There is a line in Scripture that has always infuriated me. It’s Timothy 2:15, and for years I could not read it without wanting to hurl my Bible at the wall. “The woman,” writes St. Paul, “will be saved by childbearing, if only she continue with faith, love and holiness.” Its baptized misogyny was insulting enough (how typical to posit a woman’s salvation within her social confines of barefoot, pregnant servitude), yet beneath it lurked a more devastating injury: the idea that a woman’s sanctity was tied up in motherhood. That spelled damnation for me, I thought, for the drudgery of childbearing was the last thing I aspired to.
Then I fell in love with a man who wanted kids the way former boyfriends had dreamed of plasma TVs. As he wooed and pursued me, I realized it was not motherhood per se I had long feared and mocked; it was the utter dying to self that motherhood entails. My individualism and selfishness were alive and well, fostered by nearly a decade of independence, during which my time, decisions, money, plans, and body had remained solely my own. The idea of marriage thrilled me (it was no sacrifice to love Andrés), but children held no such natural enticement toward self-oblation. Like St. Augustine’s tepid plea for chastity, I didn’t want my selfishness scourged quite yet.
But St. John writes that perfect love casts out fear, and it is true, even of flawed loves like ours: A year after our wedding, we found ourselves praying I might get pregnant. Two days later, I did. To say I was ecstatic would be a lie — I hadn’t expected an answer to arrive overnight express. But we were awed at this new life God and our union had wrought.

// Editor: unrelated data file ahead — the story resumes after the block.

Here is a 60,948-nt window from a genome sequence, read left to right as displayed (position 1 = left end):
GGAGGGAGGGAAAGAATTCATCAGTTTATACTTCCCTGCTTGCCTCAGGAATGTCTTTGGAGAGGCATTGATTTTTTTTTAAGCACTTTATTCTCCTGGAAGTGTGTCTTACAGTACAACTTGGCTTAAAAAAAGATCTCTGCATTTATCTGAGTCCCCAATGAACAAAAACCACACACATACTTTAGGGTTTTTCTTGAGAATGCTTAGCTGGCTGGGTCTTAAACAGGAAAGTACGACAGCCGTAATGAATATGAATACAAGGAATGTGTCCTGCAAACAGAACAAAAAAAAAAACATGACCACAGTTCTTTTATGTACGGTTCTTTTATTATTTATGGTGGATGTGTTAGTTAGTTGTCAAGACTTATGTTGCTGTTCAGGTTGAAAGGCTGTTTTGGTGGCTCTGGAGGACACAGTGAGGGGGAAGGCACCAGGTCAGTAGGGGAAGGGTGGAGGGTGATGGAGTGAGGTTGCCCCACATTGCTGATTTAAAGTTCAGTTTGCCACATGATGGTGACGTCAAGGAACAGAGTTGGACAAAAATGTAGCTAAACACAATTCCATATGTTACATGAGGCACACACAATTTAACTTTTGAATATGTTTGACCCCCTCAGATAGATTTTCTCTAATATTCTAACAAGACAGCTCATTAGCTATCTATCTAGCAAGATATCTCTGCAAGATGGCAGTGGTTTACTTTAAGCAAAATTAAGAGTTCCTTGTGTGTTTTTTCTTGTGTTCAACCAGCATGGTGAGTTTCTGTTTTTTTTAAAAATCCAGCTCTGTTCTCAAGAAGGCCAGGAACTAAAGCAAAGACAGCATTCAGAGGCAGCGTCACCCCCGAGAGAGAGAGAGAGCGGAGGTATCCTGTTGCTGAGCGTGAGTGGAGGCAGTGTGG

My pregnancy proceeded in a happy glow: I grew fat and contented as a tabby cat, unhampered by morning sickness. I shopped and cleaned, cooked and froze dinners, ordered parenting books, and interviewed doulas in a blissful whirl of organization. I found myself dreaming of long-scorned domestic scenes, a tangle of jolly siblings for our son, and a kitchen fragrant with hot meals and teasing affection. Finally, I thought, I was ready to be a mother.
Then Dominic was born. I still remember my feeling of incredulity when the hospital night nurse first woke me to feed him, seemingly minutes after a searing labor. I looked at the clock — 2:20 a.m. — then at my mewling, scrunchy little baby, and knew like Napoleon at Waterloo that the end had come — the end of life as I knew and liked it. This child, this responsibility, was mine for the rest of my life.
I felt a tidal wave of resentment that God had allowed me to welcome pregnancy while providing barely a shred of fuzzy maternal instinct beyond delivery. I knew my hormones were running amok, but I felt blindsided and betrayed. Where was the grace that had flooded the previous nine months? Right then, I wanted nothing more than to rewind time back to that September night when we’d first asked God for a baby, and postpone our prayer another two years. I wanted to push my son right back at the nurse and snap, “You feed him.” I’m a wretched mother already, I thought. Poor, innocent, ill-fated Dominic.
Somewhere I’d assumed that if only I prayed hard enough for grace when I accepted pregnancy, a good mother would be born with my son. I had forgotten that elemental wild card of Catholic theology: that grace builds on nature. Prayers are not magic spells, and none would instantly transform my long-fostered habit of selfishness into a spirit of enthusiastic self-sacrifice. Instead, over the next weeks and months, a loving Savior would ask me to take up my cross and learn to follow Him. In obeying, I would discover that God rarely calls the equipped. If we are asked to cooperate in our own salvation, it is only because He equips those He calls.